Injured Offshore Well Worker
A federal appeals court recently held that maritime law applies to a case involving an injured offshore well worker. The question in the case was whether Louisiana law or maritime law should be used to interpret the contract that resulted in the injury.
This lawsuit involved a contract to perform flow-back services to improve the performance of an offshore natural gas well. (The flow-back process dislodges solid objects from inside the well.) In 2005, Apache Corporation, an oil and gas exploration and production company, entered into a master services contract with Specialty Rental Tools & Supply (STS). The contract didn’t include specific tasks to be performed but instead contemplated future services to be performed under subsequent work orders.
In 2011, Apache hired STS to perform flow-back services on its offshore well. These services were arranged pursuant to an oral, and not a written, work order. The STS employees who performed the flow-back operation determined that they needed additional equipment, including a crane barge for some heavy lifting. Apache arranged for Larry Doiron, Inc. (LDI) to provide the crane barge. LDI is part of Apache’s company group (and covered by the terms of the master services contract). Robert Jackson was the crane operator.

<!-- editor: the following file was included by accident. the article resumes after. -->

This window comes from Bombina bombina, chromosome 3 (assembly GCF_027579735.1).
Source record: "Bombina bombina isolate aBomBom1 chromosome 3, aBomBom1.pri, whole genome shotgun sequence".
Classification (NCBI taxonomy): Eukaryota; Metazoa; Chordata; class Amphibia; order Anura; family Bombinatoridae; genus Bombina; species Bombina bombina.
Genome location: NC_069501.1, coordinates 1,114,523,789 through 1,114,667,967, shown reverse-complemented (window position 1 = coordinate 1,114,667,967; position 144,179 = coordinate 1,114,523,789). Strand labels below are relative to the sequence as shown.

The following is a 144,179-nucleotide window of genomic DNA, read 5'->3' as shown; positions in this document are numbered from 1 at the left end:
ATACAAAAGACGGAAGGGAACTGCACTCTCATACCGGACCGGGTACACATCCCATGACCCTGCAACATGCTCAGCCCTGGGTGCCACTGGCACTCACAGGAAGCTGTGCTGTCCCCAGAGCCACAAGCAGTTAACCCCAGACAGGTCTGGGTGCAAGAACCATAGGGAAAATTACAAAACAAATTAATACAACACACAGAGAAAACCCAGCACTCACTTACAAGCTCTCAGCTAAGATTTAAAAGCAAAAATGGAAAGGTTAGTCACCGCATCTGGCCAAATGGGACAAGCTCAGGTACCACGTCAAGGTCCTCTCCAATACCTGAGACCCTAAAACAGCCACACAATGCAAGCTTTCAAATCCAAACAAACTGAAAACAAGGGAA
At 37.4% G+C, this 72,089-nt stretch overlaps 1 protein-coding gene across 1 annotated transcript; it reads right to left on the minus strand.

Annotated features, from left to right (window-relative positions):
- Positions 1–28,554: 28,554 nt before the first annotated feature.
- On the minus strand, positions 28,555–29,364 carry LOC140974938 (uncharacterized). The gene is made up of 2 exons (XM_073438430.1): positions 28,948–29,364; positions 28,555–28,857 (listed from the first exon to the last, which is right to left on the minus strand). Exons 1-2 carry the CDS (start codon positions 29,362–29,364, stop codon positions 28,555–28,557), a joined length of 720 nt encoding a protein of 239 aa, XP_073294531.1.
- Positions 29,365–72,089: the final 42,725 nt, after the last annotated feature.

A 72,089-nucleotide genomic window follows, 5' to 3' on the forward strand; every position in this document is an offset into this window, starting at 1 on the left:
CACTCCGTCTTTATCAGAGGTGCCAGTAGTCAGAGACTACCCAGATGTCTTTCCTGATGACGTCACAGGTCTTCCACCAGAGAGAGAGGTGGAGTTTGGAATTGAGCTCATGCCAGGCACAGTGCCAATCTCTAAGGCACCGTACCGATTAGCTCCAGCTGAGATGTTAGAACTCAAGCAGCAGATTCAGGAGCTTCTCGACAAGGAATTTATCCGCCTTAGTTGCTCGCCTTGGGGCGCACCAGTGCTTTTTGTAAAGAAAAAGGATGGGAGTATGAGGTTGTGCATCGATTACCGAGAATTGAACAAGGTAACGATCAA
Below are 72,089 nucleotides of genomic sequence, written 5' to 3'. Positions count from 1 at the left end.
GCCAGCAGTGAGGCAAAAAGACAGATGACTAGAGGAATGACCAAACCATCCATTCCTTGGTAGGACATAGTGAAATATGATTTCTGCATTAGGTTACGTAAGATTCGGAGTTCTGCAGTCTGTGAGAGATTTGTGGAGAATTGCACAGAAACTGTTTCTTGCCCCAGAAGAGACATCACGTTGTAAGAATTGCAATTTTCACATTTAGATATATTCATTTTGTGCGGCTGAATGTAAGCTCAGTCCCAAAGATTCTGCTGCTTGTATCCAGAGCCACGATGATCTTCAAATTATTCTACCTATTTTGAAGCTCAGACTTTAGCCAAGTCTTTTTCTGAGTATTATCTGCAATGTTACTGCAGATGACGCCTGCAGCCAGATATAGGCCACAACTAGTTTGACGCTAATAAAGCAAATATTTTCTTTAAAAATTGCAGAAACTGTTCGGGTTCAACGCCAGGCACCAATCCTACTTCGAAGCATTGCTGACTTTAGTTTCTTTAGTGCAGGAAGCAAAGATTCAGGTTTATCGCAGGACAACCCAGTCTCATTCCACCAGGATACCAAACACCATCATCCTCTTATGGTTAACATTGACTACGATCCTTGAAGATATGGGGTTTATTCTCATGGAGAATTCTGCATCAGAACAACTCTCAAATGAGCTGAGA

Even with the crane, the STS employees were unable to complete the flow-back operation. And then the accident happened: STS employee Peter Savoie was injured when the crane knocked him off balance and he fell eight feet onto the deck of the barge. Savoie claimed that he had begun “rigging down” and asked Jackson to lower the crane when the crane knocked him down.
Savoie brought a personal injury lawsuit against LDI and Jackson, who argued that they should be indemnified under the master services contract. STS argued that the indemnity provision should be construed under Louisiana law and the provision is unenforceable under the Louisiana Oilfield Indemnity Act. A federal district court ruled in favor of LDI and Jackson, and STS appealed to the U.S. Court of Appeals for the Fifth Circuit.
The issue was whether Louisiana law or maritime law should apply to the oral work order. The Fifth Circuit held that the contract was maritime in nature and therefore that maritime law should apply.
Why Is This Case Important to Me?
Applying federal maritime law to offshore injury cases instead of Louisiana (or another state’s) law allows for uniform resolution of maritime cases. In other words, courts aren’t applying one standard in one case and a different standard in another. Keep in mind that different federal laws will apply depending on the situation. Yours might be a Jones Act case, a Longshore and Harbor Workers’ Compensation Act case or a general maritime law case.
But regardless of what law applies to your case — or who foots the bill — the important thing for someone who suffers an offshore injury is that they receive the compensation that they deserve.
Contact Us Today